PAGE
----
PS.You can make a wise speaker(s) choice buying quality mains with limited low frequency (particularly under 70/80 cps/hz). Buy 2 powered subs with 8- 10 inch woofers maximum and plan to crossover between 80-120, using variable roll off/cut off points and phase controls for fine tuning. Bass is the biggest problem in full range music in a 12 x 18 room and there is tremendous benefit using subs (for basic sound from your mains speakers as well.
We are in the early planning stages so I only have my first draft of plans. I was limited by a number of variables and 12x18 was the largest room possible. The floor will be concrete and I may use wall to wall carpet if tests the best choice. I have read about green products and thought that wax a hood step.
I have not broken down the budget for various pieces. I just know I want it to sound great. I may spend $30k or I may go to $50k if necessary. I just bought a 3-day pass to RMAF in October so that will be very helpful in my decisions.
I guess I'll have yo wait until October to make any decisions on equipment.
Guess I should have spell checked.... Damn iPhone.
Some questions and comments in no real order: Where are you located? Have you visited any local (if they exist) dealers? Are you thinking of special construction? What are your expectations and real wants and real needs? As it was stated, a 12 x 18 room is not that much of a challenge, unless you want to use special materials. A basement room with concrete floors and a wall or two will sound different than a living room, etc. Yes, you want to cover the floor or use wood with area rugs. The real risk is over dampening. Larry Borden of DaGoGo built an addition to his home, you may want to ping him.
Re: your room - as a former property manager for many years, I used this home theatre product (Green Glue) in several different commercial and residential applications to deaden the noise coming from one unit to another. It was a very cost effective solution and very simple to use and may just save you some money during construction.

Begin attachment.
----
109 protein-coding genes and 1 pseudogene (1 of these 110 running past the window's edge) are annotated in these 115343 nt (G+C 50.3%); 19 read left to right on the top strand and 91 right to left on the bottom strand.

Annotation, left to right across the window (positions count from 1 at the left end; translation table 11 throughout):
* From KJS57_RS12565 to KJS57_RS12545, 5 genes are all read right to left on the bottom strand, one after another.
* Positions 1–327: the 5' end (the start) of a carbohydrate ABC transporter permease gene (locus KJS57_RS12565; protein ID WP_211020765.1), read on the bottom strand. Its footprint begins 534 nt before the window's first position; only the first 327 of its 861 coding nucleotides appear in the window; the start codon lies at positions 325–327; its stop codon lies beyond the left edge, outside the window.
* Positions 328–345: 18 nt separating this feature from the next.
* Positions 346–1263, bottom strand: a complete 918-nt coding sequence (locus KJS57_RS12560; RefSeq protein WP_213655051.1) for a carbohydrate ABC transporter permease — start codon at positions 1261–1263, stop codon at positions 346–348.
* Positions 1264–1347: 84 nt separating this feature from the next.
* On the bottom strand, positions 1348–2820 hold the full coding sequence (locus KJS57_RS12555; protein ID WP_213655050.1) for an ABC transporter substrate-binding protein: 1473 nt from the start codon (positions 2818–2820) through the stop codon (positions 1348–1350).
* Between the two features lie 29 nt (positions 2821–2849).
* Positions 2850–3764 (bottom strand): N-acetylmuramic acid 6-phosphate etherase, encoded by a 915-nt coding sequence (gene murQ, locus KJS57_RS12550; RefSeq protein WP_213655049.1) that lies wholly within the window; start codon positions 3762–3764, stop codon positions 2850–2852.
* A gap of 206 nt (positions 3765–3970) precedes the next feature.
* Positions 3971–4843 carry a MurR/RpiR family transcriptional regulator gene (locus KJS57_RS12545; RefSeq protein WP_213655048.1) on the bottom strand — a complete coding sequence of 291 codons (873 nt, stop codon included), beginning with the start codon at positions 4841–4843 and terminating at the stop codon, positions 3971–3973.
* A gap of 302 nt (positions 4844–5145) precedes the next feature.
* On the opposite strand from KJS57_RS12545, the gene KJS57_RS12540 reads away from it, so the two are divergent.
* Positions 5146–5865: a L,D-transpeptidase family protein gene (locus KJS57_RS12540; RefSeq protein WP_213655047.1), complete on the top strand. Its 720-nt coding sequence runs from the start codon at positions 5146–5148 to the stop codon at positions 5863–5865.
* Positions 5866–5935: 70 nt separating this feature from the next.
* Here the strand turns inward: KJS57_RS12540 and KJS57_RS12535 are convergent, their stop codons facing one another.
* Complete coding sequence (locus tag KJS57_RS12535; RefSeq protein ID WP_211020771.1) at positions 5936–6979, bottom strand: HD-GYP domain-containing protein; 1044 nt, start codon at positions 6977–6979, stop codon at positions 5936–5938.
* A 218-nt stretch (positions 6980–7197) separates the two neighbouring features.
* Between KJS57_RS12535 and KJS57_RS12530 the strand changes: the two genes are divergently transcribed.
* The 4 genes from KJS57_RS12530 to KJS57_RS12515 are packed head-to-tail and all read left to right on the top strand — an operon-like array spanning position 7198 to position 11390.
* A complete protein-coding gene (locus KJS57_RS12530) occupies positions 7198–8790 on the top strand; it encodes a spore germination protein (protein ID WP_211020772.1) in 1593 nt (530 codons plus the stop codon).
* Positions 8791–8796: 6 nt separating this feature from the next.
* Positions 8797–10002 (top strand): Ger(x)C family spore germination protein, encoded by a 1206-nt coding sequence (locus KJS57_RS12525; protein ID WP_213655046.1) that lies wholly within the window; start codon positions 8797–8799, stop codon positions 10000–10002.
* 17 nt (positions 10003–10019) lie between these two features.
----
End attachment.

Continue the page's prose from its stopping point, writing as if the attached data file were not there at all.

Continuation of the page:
RE: New Gear - Ever since I heard tube gear, I've always preferred it to SS, but the very first time I heard SET (single ended triode) amps, I was completely blown away (hence my a'gon name). It was at an SET show in Philly in the mid 90's which featured about 8 different amps from the top people in the industry that I got to hear amps using 845's, 211's, 300B's and 2A3's and came away concluding that the lowest powered amp (the 2A3 amp) which was also the cheapest, sounded best to me.
Many years later, I got to go to another audio show and on that day was able to compare a low powered SET amp that used interchangeable triode tubes (2A3's, 45's, 10's, 50's & 300B's) to several other push pull tube amps which used KT88's, 6550's, EL34's, EL84's, 6L6's and 6B4Gs and also a couple of digital amp/ tube preamps combos and came away with the same conclusion that in order of preference, I liked the low powered SETs the best followed by a push pull 6B4G & EL84 amp followed closely behind by the digital/tube preamp combo. Once again, the lowest powered amp, the 2-8 watter, followed by the 12 wpc, 18 wpc and 25 wpc amps were the best of the day to me....
After over 30 years in this hobby, low power with high efficiency speakers just sounds best to me after all of that auditioning. YMMV, and I'd be curious to hear your take on things after checking out the RMAF.
Of course, if you do concur with me and like low powered SETs the best, it not only narrows down your choices immensely, you potentially can save a bundle on your audio budget and can take the family on a nice vacation or some nice new jewelry for the misses :)
Enjoy the ride :)
If prior experience with home renovation is any guide I would suggest you wait until the project is done before you do anything. First, unless you have an unlimited supply of money you may end up with a lot less money for gear than you think due to cost overruns. Second, the renovation may take much longer than you think and new products (or deals on used gear) that were not available when you purchased are in view since the renovation took a year longer than you thought. Focus on getting the room design and treatments right and once everything is finished figure out what your budget is and start from there. Just an opinion but one borne out of several home renovation "experiences".
JMO but high efficiency speakers and SET is the most musical. Can't say I blame you going with digital front end but make it killer or everything will start to have a sameness to it that becomes boring.
Careful with too dead of a room, and make it wide enough spread the speakers if need be.Been playing with my placement and moved them out around two feet and bingo, the audio hologram appeared. Guy in the middle comes out to sing to us now. You can always deaden the room more but you do carpet and other non-removable adsorption and you're kinda stuck. Good luck. It's fun!